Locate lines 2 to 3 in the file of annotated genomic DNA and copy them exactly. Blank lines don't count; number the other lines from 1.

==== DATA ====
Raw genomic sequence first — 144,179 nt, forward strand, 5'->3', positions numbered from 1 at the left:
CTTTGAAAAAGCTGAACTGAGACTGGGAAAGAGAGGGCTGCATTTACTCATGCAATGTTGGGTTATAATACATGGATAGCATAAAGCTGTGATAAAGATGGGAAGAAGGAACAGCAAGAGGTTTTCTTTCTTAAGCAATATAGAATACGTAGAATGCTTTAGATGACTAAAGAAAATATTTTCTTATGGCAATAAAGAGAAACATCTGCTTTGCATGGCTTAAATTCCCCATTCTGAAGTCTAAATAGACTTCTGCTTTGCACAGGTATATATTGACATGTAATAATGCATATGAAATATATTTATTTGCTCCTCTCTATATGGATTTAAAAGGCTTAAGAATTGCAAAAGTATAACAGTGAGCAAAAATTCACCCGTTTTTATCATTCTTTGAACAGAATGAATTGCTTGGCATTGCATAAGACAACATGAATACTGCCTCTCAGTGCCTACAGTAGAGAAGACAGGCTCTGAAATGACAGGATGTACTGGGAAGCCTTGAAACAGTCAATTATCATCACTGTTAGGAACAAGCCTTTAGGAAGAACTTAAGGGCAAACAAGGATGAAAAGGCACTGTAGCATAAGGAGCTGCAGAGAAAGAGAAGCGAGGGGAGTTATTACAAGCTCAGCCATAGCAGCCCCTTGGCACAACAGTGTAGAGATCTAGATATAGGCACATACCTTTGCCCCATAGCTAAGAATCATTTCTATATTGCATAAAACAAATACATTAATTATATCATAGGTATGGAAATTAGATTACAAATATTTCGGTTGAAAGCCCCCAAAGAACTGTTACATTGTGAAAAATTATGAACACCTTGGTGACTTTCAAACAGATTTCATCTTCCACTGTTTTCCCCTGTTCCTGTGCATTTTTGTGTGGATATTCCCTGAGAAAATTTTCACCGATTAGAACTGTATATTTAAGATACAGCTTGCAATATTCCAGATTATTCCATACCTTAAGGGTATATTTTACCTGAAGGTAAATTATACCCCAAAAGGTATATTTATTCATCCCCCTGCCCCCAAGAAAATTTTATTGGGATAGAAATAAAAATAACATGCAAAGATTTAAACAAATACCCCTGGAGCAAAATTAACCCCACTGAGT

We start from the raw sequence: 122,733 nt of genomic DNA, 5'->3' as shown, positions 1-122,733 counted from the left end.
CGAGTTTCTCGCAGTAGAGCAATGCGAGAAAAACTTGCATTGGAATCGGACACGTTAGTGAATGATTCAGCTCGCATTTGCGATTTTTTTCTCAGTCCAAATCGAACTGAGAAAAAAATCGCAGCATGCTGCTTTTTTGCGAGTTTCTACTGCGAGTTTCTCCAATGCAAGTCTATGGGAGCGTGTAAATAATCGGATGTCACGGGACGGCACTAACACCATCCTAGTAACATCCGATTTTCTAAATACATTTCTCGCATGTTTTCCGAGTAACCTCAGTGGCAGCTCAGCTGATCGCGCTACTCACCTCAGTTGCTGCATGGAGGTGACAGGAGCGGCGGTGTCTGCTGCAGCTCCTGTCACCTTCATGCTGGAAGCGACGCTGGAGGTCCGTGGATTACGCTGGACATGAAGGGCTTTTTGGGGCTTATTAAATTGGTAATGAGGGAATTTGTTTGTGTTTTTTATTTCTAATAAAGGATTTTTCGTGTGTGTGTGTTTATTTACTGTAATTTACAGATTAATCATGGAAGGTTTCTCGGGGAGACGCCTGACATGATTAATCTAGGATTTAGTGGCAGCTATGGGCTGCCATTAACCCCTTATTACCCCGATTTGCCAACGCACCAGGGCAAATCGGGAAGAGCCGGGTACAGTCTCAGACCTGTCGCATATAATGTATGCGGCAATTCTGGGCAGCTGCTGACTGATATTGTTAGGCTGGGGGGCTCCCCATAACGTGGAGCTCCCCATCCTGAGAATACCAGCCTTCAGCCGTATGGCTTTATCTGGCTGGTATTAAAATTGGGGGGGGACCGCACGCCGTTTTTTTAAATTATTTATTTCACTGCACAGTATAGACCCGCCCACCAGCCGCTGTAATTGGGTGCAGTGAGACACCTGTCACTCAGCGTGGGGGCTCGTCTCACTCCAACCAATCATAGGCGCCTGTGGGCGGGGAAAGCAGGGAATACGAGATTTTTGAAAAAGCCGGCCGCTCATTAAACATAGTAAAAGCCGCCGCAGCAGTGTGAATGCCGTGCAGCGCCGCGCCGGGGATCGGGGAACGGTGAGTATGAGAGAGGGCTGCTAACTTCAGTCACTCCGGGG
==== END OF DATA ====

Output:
CTTTGAAAAAGCTGAACTGAGACTGGGAAAGAGAGGGCTGCATTTACTCATGCAATGTTGGGTTATAATACATGGATAGCATAAAGCTGTGATAAAGATGGGAAGAAGGAACAGCAAGAGGTTTTCTTTCTTAAGCAATATAGAATACGTAGAATGCTTTAGATGACTAAAGAAAATATTTTCTTATGGCAATAAAGAGAAACATCTGCTTTGCATGGCTTAAATTCCCCATTCTGAAGTCTAAATAGACTTCTGCTTTGCACAGGTATATATTGACATGTAATAATGCATATGAAATATATTTATTTGCTCCTCTCTATATGGATTTAAAAGGCTTAAGAATTGCAAAAGTATAACAGTGAGCAAAAATTCACCCGTTTTTATCATTCTTTGAACAGAATGAATTGCTTGGCATTGCATAAGACAACATGAATACTGCCTCTCAGTGCCTACAGTAGAGAAGACAGGCTCTGAAATGACAGGATGTACTGGGAAGCCTTGAAACAGTCAATTATCATCACTGTTAGGAACAAGCCTTTAGGAAGAACTTAAGGGCAAACAAGGATGAAAAGGCACTGTAGCATAAGGAGCTGCAGAGAAAGAGAAGCGAGGGGAGTTATTACAAGCTCAGCCATAGCAGCCCCTTGGCACAACAGTGTAGAGATCTAGATATAGGCACATACCTTTGCCCCATAGCTAAGAATCATTTCTATATTGCATAAAACAAATACATTAATTATATCATAGGTATGGAAATTAGATTACAAATATTTCGGTTGAAAGCCCCCAAAGAACTGTTACATTGTGAAAAATTATGAACACCTTGGTGACTTTCAAACAGATTTCATCTTCCACTGTTTTCCCCTGTTCCTGTGCATTTTTGTGTGGATATTCCCTGAGAAAATTTTCACCGATTAGAACTGTATATTTAAGATACAGCTTGCAATATTCCAGATTATTCCATACCTTAAGGGTATATTTTACCTGAAGGTAAATTATACCCCAAAAGGTATATTTATTCATCCCCCTGCCCCCAAGAAAATTTTATTGGGATAGAAATAAAAATAACATGCAAAGATTTAAACAAATACCCCTGGAGCAAAATTAACCCCACTGAGT

We start from the raw sequence: 122,733 nt of genomic DNA, 5'->3' as shown, positions 1-122,733 counted from the left end.